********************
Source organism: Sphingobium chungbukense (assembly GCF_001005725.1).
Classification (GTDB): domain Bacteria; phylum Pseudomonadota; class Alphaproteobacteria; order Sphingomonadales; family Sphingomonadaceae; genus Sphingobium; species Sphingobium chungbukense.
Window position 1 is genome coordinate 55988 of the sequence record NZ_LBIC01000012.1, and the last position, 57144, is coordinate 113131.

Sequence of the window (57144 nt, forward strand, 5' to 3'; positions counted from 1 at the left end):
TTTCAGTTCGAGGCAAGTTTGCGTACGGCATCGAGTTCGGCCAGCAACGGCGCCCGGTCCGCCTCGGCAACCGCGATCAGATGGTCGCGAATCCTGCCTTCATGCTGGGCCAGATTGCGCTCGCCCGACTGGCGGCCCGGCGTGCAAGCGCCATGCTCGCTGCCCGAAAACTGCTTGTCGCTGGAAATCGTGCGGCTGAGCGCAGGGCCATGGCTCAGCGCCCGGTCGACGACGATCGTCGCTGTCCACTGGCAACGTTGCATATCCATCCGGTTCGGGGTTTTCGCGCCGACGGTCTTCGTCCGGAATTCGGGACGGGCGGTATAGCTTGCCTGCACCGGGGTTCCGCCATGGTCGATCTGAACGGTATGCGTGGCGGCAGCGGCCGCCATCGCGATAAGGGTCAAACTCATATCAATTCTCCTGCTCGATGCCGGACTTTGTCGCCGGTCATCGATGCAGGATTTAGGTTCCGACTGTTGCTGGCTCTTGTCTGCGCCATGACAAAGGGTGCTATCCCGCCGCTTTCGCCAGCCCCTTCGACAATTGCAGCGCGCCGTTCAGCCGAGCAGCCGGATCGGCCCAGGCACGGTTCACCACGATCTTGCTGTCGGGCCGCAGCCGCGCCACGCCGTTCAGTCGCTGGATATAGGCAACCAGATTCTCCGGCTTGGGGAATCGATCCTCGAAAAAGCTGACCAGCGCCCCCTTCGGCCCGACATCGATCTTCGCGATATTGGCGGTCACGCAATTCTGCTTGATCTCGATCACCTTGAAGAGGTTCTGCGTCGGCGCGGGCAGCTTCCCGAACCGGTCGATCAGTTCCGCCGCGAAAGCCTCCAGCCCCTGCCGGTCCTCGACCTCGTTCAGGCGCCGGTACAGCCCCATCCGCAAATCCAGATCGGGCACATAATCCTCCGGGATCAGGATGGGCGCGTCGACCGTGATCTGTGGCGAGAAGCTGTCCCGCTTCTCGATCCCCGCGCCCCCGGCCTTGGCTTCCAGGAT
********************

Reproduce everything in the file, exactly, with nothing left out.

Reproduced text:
Source organism: Sphingobium chungbukense (assembly GCF_001005725.1).
Classification (GTDB): domain Bacteria; phylum Pseudomonadota; class Alphaproteobacteria; order Sphingomonadales; family Sphingomonadaceae; genus Sphingobium; species Sphingobium chungbukense.
Window position 1 is genome coordinate 55988 of the sequence record NZ_LBIC01000012.1, and the last position, 57144, is coordinate 113131.

Sequence of the window (57144 nt, forward strand, 5' to 3'; positions counted from 1 at the left end):
TTTCAGTTCGAGGCAAGTTTGCGTACGGCATCGAGTTCGGCCAGCAACGGCGCCCGGTCCGCCTCGGCAACCGCGATCAGATGGTCGCGAATCCTGCCTTCATGCTGGGCCAGATTGCGCTCGCCCGACTGGCGGCCCGGCGTGCAAGCGCCATGCTCGCTGCCCGAAAACTGCTTGTCGCTGGAAATCGTGCGGCTGAGCGCAGGGCCATGGCTCAGCGCCCGGTCGACGACGATCGTCGCTGTCCACTGGCAACGTTGCATATCCATCCGGTTCGGGGTTTTCGCGCCGACGGTCTTCGTCCGGAATTCGGGACGGGCGGTATAGCTTGCCTGCACCGGGGTTCCGCCATGGTCGATCTGAACGGTATGCGTGGCGGCAGCGGCCGCCATCGCGATAAGGGTCAAACTCATATCAATTCTCCTGCTCGATGCCGGACTTTGTCGCCGGTCATCGATGCAGGATTTAGGTTCCGACTGTTGCTGGCTCTTGTCTGCGCCATGACAAAGGGTGCTATCCCGCCGCTTTCGCCAGCCCCTTCGACAATTGCAGCGCGCCGTTCAGCCGAGCAGCCGGATCGGCCCAGGCACGGTTCACCACGATCTTGCTGTCGGGCCGCAGCCGCGCCACGCCGTTCAGTCGCTGGATATAGGCAACCAGATTCTCCGGCTTGGGGAATCGATCCTCGAAAAAGCTGACCAGCGCCCCCTTCGGCCCGACATCGATCTTCGCGATATTGGCGGTCACGCAATTCTGCTTGATCTCGATCACCTTGAAGAGGTTCTGCGTCGGCGCGGGCAGCTTCCCGAACCGGTCGATCAGTTCCGCCGCGAAAGCCTCCAGCCCCTGCCGGTCCTCGACCTCGTTCAGGCGCCGGTACAGCCCCATCCGCAAATCCAGATCGGGCACATAATCCTCCGGGATCAGGATGGGCGCGTCGACCGTGATCTGTGGCGAGAAGCTGTCCCGCTTCTCGATCCCCGCGCCCCCGGCCTTGGCTTCCAGGAT